Businesses who manufacture, distribute, supply, or import hazardous products for use in a workplace in Canada must be compliant with WHMIS 2015. The last date a controlled product with a WHMIS 1988 MSDS/SDS label can be sold by a distributor was August 31, 2018. This means if your business needs to be in compliance with safety regulations for Canada, you must adhere to the new and complete WHMIS 2015 regulation, which has adopted the United Nation’s Globally Harmonized System (GHS) standards.
Canada’s GHS transition took place over a series of incremental phases which were designed to help industry comply more easily with WHMIS 2015. The final phase (phase 3) was completed on December 1, 2018. Now, all manufacturers, importers, and distributors requiring MSDSs/SDSs and labels must be compliant to WHMIS 2015.
Many businesses still have questions about complying with WHMIS 2015. In order to make things a little simpler to understand, ERA Environmental has written up this short article about the frequently misunderstood points of WHMIS 2015 compliance.
Define Your Means of Operation Under The Hazardous Products Act (HPA):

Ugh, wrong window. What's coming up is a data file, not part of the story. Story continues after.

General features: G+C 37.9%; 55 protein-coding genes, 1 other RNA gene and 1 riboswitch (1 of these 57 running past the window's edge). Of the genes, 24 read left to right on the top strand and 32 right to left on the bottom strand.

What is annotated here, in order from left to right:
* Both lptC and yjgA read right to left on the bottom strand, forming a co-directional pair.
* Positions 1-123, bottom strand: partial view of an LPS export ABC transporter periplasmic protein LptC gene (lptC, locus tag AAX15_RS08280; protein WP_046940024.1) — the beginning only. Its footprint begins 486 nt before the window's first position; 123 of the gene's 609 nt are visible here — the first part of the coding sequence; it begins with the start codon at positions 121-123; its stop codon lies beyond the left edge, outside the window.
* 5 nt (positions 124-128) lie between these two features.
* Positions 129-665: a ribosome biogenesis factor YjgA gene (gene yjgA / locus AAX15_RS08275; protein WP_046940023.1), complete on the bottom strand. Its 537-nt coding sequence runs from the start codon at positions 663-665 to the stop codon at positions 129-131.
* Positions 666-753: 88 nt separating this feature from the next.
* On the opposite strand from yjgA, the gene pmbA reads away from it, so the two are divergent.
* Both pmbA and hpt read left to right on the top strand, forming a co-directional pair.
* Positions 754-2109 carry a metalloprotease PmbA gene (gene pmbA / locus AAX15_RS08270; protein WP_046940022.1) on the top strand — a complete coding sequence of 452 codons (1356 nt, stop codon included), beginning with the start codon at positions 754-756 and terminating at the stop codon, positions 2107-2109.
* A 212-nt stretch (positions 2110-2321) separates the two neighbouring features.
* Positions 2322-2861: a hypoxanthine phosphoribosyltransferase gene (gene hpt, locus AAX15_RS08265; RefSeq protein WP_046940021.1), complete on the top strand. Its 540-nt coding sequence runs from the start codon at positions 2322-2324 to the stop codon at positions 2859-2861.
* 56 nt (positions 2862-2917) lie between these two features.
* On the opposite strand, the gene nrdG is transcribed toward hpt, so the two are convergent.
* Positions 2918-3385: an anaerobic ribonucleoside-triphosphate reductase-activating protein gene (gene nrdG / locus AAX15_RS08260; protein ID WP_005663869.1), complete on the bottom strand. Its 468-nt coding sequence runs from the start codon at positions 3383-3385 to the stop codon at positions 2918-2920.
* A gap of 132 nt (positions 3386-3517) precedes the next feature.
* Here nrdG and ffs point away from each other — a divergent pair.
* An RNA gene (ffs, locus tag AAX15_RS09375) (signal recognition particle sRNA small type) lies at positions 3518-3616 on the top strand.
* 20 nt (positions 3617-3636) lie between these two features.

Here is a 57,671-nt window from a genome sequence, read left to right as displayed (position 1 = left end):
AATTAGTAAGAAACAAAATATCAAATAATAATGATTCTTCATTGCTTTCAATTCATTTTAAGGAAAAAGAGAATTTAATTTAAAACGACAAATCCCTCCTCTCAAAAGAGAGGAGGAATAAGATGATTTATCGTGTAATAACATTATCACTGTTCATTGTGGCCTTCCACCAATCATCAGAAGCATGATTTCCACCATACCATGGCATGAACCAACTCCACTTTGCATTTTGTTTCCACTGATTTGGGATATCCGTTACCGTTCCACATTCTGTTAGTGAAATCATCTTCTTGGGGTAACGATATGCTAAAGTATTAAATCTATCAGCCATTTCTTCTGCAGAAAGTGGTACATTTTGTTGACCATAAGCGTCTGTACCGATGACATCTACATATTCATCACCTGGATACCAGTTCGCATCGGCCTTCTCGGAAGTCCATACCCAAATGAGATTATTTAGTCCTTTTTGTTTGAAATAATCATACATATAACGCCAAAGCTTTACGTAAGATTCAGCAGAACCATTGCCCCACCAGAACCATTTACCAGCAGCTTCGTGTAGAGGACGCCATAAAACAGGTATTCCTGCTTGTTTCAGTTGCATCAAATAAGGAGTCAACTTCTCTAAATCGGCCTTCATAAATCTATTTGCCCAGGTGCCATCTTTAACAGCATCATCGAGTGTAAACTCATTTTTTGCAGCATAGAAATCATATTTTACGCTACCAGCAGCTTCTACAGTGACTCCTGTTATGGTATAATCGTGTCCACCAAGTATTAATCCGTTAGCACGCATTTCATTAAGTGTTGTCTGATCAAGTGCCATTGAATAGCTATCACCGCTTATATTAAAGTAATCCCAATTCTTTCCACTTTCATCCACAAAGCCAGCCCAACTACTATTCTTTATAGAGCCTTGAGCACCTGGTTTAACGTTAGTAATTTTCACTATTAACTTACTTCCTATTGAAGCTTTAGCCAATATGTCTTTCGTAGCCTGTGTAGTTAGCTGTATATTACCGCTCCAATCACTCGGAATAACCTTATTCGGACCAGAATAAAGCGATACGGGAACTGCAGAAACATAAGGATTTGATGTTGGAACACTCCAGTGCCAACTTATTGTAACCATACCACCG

Operators and Responsibilities Under the Hazardous Products Act
Manufacturers: A supplier who, in the course of business in Canada, manufactures, produces, processes, packages or labels a hazardous product and sells it. (Subsection 1(1) of the HPR)
Suppliers: A person who, in the course of business, sells, or imports a hazardous product. Manufacturers, importers, and distributors (of a hazardous product) are considered as “suppliers” under the HPA.
- Importers: An importer is a supplier who brings a hazardous product into Canada but does not sell the product. If an importer does modify a hazardous product that they imported (for example, by repackaging or relabeling it) and subsequently sells the modified hazardous product, then the importer meets the definition of a “manufacturer” under the HPR. (Subsection 1(1) of the HPR)
- Distributors: A Canadian supplier to whom a hazardous product was sold, who resells the hazardous product without modifying it in any way.If a distributor does modify a hazardous product that they purchased (for example, by repackaging or relabeling it) and subsequently sells it, then the distributor meets the definition of a “manufacturer” under the HPR. (Subsection 1(1) of the HPR)
Employers: Ensure that hazardous products are identified (subsection 37(1), OSHA); Obtain or prepare current SDSs for hazardous products and make those SDSs available to various parties (subsection 37(1) and section 38, OSHA and sections 8-14, WHMIS Reg.); Ensure that a worker who is exposed or likely to be exposed to a hazardous product receives instruction and training subsection 42(1), OSHA); and, assess all biological and chemical agents that the employer produces for its own use to determine if they are hazardous products (subsection 39(1), OSHA, section 3, WHMIS Reg.)
More Information for Distributors about WHMIS 2015